Wednesday September 20
This morning on Breakfast Kay Gregory spoke to Infocus Asia journalist Frank Smith about the a military coup in Thailand. Heavily-armed troops backed by tanks have taken over the offices of Prime Minister Thaksin Shinawatra in Bangkok. They've also seized control of television stations and declared a provisional authority loyal to the king.
Paul Henry spoke to Education Minister Steve Maharey and Otara Youth Action Group Chairman Len Brown about a new initiative aimed at tackling youth gangs and crime in South Auckland. The 26-point action plan was unveiled yesterday by the ministries of education, justice and social development, local councils and police.
The World of Wearable Arts kicks off in Wellington tomorrow. Reporter Charlotte Whale spoke to the chief executive of WOW, Gabrielle Hervey, about what to expect from this year's show.
Breakfast spoke to Te Tai Tokorau MP Hone Harawira about the death of respected Maori leader Sir Hugh Kawharu. The Chairman of the Ngati Whatua o Orakei Maori Trust Board died at his home in Auckland yesterday at the age of 79.
Media commentators Irene Gardiner and Wayne Hope discussed the media's handling of the recent allegations relating to national leader Don Brash's and Prime Minister Helen Clark's personal lives.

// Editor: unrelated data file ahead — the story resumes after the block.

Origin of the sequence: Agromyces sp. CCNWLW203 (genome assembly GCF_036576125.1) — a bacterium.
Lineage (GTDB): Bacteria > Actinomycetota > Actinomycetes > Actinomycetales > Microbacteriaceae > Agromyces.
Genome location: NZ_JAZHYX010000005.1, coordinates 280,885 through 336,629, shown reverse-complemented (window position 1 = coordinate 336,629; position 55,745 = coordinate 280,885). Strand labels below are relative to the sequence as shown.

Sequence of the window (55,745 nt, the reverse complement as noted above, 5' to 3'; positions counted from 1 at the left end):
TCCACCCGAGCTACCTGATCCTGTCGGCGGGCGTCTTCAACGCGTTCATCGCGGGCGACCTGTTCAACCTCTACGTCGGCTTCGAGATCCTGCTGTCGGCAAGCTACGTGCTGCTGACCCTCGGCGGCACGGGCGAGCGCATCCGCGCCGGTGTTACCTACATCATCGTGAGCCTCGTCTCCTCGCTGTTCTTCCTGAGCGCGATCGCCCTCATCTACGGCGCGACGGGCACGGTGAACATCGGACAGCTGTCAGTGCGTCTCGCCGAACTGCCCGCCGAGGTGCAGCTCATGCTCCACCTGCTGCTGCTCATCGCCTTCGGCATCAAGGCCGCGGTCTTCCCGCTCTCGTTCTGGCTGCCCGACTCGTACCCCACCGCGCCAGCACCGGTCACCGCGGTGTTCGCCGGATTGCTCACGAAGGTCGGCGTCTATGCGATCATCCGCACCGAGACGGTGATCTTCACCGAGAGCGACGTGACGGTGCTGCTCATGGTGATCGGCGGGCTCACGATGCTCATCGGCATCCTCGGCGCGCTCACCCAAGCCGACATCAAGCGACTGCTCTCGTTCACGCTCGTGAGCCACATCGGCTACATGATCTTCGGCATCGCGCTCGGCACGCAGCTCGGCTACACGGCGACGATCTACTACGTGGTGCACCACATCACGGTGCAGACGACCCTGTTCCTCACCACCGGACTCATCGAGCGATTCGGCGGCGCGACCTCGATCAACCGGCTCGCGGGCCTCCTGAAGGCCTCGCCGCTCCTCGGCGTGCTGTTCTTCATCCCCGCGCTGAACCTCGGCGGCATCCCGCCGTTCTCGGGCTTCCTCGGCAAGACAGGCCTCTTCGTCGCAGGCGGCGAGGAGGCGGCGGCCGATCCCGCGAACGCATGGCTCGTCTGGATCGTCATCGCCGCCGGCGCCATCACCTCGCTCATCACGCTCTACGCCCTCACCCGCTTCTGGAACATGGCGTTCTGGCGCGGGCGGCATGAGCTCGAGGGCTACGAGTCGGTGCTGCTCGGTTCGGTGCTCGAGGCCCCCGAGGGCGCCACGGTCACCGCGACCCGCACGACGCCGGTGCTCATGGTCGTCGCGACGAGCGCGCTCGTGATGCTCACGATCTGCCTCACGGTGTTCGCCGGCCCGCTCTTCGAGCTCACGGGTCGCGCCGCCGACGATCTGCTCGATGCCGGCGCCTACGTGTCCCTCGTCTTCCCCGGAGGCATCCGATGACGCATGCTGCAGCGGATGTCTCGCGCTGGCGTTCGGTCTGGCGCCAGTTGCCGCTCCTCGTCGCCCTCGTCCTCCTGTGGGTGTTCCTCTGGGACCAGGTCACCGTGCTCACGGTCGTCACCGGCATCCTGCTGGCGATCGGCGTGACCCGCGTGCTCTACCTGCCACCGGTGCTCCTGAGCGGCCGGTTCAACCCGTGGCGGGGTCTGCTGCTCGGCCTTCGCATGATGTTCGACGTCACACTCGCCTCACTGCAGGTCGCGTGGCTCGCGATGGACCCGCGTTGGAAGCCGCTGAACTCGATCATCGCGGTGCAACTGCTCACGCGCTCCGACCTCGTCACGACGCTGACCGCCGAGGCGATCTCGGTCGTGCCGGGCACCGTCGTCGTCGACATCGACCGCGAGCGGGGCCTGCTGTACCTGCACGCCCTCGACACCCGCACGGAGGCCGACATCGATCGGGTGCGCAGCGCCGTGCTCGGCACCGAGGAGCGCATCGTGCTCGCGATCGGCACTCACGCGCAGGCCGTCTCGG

David Easson works for Red Cross New Zealand. He and Paul Henry discussed the ongoing humanitarian crisis in Darfur. Mr Easson has just returned from the region. To donate to the Red Cross Sudan/Darfur appeal, go to www.redcross.org.nz
The fifth annual Festival of Maori Writing kicks off in Wellington today. Breakfast spoke to well-known Maori author Hinemoana Baker, and Robyn Bargh of the Maori Literature Trust, about what's planned for the week, and why it's so important to promote and celebrate Maori literature.
Breakfast spoke to social commentator and author Joe Bennett about his latest book "Mustn't Grumble: An Accidental Return to England." The book gives Joe's reflections on the country of his birth 18 years after leaving.
Author Cherry Simmonds talked to Breakfast about her second The Smell of an Oily Rag, about immigrating to New Zealand in the 70's.